It’s been a hell of a few years for Mark Rylance. From the undisputed king of the British theatre scene to Oscar-winner and Steven Spielberg’s right-hand man, his reputation is only growing. He’s arguably the best actor on this list (though our next pick might have something to say about that) and would undoubtedly do an incredible job of finding the nuances and depth in a character as complex as Dumbledore.
Although he and Depp look like they’re from different generations, only three years separate them, and they would certainly make a fascinating pair on screen. Rylance has an enigmatic air and immense warmth, as shown in his recent role as the BFG, but is he just a bit too nice for the role? Dumbledore, particularly as a younger man, has a lust for power and a certain steel about him, whereas Rylance just can’t help being loveable. So loveable.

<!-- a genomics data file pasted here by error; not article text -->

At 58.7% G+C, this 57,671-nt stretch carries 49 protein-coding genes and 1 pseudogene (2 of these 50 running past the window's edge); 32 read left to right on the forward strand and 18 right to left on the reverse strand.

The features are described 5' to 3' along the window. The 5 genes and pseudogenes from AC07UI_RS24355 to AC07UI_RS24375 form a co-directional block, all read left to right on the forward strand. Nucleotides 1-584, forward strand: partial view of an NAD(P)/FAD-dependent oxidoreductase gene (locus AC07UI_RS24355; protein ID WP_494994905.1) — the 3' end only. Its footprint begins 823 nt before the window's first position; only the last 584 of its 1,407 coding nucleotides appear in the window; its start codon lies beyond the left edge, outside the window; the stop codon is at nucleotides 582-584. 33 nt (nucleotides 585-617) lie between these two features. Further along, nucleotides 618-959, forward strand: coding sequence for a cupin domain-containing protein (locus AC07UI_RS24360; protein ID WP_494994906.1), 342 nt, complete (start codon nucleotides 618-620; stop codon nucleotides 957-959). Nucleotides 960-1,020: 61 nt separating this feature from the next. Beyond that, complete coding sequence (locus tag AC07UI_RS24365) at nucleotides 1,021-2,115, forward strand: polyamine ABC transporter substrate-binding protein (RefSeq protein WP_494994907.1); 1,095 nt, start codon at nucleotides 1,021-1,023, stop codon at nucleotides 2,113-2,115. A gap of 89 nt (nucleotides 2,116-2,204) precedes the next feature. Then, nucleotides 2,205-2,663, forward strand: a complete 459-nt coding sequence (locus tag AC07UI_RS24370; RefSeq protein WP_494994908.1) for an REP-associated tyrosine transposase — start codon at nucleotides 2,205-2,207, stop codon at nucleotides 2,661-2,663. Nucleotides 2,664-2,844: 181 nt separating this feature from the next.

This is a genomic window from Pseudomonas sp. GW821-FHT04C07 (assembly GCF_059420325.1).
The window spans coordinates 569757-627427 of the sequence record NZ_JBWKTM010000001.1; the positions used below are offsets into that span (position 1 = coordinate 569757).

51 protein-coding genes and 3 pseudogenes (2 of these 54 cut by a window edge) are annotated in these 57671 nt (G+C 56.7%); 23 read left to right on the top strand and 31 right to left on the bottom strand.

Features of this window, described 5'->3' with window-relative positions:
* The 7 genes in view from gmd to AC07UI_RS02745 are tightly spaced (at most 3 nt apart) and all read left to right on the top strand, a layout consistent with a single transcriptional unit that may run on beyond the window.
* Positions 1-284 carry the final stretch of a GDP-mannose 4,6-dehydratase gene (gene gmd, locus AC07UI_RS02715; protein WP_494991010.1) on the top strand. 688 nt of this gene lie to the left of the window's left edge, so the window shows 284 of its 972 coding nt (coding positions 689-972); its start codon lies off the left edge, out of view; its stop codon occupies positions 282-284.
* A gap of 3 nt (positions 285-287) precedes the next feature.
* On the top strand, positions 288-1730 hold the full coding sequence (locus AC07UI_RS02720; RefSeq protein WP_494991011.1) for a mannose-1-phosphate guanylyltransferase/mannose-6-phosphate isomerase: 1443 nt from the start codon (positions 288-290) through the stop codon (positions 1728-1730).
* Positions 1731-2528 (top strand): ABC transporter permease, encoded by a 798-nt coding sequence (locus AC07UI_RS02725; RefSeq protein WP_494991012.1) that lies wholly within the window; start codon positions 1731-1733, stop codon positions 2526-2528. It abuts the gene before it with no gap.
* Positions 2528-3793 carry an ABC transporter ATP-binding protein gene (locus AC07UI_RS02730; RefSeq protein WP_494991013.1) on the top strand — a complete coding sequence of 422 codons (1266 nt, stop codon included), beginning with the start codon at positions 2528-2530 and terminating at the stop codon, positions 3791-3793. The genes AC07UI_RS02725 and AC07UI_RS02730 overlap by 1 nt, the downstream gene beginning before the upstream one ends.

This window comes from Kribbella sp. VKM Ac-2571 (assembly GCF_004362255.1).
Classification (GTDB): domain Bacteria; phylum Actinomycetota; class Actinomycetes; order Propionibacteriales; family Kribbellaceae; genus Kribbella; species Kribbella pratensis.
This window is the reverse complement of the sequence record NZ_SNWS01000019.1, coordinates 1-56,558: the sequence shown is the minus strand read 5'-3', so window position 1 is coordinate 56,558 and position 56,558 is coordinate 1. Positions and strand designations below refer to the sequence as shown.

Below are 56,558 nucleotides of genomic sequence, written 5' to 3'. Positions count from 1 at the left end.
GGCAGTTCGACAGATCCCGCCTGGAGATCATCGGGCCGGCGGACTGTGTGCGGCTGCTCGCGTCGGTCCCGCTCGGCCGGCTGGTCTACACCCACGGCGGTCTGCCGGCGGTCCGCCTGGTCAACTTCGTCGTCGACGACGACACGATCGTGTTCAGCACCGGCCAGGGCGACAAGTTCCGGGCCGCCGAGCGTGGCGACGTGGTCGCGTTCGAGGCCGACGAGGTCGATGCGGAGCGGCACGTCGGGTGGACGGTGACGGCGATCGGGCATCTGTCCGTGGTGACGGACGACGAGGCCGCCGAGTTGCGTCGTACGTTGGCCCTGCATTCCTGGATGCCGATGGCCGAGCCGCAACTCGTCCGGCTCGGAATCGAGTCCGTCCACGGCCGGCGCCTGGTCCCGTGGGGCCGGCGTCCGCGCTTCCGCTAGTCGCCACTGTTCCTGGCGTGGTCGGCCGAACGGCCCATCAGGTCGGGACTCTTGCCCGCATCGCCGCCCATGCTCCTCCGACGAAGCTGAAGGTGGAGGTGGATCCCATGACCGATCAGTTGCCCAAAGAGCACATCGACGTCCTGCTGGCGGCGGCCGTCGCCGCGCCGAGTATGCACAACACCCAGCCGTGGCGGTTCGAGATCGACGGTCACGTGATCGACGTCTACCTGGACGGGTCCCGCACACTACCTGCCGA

Daniel ‘Three Oscars’ Day-Lewis would be a dream pick if he could be tempted to take the job. It goes without saying that he’s an incredible actor, with form playing powerful, conflicted men, but he’s also been out of the game for four years with no prior effects-heavy blockbusters to his name. The closest he’s come before is probably Lincoln or Gangs of New York – hardly in the same ballpark.
Hiring him would be a real statement of intent from current director David Yates, proving that Fantastic Beasts is not just going to be another cookie-cutter cash-in franchise, but an epic series with award-winning potential, more akin to The Lord of the Rings in ambition. You know who to call.
What do you think of our picks for young Dumbledore? Are there any obvious choices we’ve missed? Let us know below.